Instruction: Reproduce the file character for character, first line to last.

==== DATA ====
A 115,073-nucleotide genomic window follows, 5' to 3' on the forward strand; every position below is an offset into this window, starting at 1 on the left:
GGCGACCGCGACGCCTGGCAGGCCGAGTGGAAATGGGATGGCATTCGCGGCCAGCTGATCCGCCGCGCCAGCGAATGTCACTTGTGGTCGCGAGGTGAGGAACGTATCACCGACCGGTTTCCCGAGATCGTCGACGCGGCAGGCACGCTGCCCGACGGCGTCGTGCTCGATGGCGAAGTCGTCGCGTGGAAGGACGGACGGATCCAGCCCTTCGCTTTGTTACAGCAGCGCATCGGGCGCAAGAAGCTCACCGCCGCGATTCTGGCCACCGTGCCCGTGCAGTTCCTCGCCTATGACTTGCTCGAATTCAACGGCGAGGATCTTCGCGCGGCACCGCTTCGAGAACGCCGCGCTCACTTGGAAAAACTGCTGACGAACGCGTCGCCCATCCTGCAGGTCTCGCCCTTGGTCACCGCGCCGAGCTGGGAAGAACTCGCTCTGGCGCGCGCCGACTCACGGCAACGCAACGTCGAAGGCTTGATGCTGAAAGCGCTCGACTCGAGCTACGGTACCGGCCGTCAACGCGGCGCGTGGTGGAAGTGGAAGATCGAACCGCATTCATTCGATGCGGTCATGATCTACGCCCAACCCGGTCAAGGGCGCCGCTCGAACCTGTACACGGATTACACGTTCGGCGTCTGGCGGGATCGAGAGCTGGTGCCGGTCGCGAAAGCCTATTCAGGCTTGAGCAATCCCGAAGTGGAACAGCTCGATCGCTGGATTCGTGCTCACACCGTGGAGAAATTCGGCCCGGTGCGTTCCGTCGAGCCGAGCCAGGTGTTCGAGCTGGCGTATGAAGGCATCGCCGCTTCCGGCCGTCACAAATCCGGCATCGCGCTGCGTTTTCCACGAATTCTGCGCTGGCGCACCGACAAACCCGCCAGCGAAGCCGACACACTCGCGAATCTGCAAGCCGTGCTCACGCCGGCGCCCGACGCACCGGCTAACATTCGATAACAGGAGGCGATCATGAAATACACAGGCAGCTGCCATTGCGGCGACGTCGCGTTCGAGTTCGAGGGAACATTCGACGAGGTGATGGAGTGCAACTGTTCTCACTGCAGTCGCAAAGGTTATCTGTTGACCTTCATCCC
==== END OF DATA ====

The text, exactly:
A 115,073-nucleotide genomic window follows, 5' to 3' on the forward strand; every position below is an offset into this window, starting at 1 on the left:
GGCGACCGCGACGCCTGGCAGGCCGAGTGGAAATGGGATGGCATTCGCGGCCAGCTGATCCGCCGCGCCAGCGAATGTCACTTGTGGTCGCGAGGTGAGGAACGTATCACCGACCGGTTTCCCGAGATCGTCGACGCGGCAGGCACGCTGCCCGACGGCGTCGTGCTCGATGGCGAAGTCGTCGCGTGGAAGGACGGACGGATCCAGCCCTTCGCTTTGTTACAGCAGCGCATCGGGCGCAAGAAGCTCACCGCCGCGATTCTGGCCACCGTGCCCGTGCAGTTCCTCGCCTATGACTTGCTCGAATTCAACGGCGAGGATCTTCGCGCGGCACCGCTTCGAGAACGCCGCGCTCACTTGGAAAAACTGCTGACGAACGCGTCGCCCATCCTGCAGGTCTCGCCCTTGGTCACCGCGCCGAGCTGGGAAGAACTCGCTCTGGCGCGCGCCGACTCACGGCAACGCAACGTCGAAGGCTTGATGCTGAAAGCGCTCGACTCGAGCTACGGTACCGGCCGTCAACGCGGCGCGTGGTGGAAGTGGAAGATCGAACCGCATTCATTCGATGCGGTCATGATCTACGCCCAACCCGGTCAAGGGCGCCGCTCGAACCTGTACACGGATTACACGTTCGGCGTCTGGCGGGATCGAGAGCTGGTGCCGGTCGCGAAAGCCTATTCAGGCTTGAGCAATCCCGAAGTGGAACAGCTCGATCGCTGGATTCGTGCTCACACCGTGGAGAAATTCGGCCCGGTGCGTTCCGTCGAGCCGAGCCAGGTGTTCGAGCTGGCGTATGAAGGCATCGCCGCTTCCGGCCGTCACAAATCCGGCATCGCGCTGCGTTTTCCACGAATTCTGCGCTGGCGCACCGACAAACCCGCCAGCGAAGCCGACACACTCGCGAATCTGCAAGCCGTGCTCACGCCGGCGCCCGACGCACCGGCTAACATTCGATAACAGGAGGCGATCATGAAATACACAGGCAGCTGCCATTGCGGCGACGTCGCGTTCGAGTTCGAGGGAACATTCGACGAGGTGATGGAGTGCAACTGTTCTCACTGCAGTCGCAAAGGTTATCTGTTGACCTTCATCCC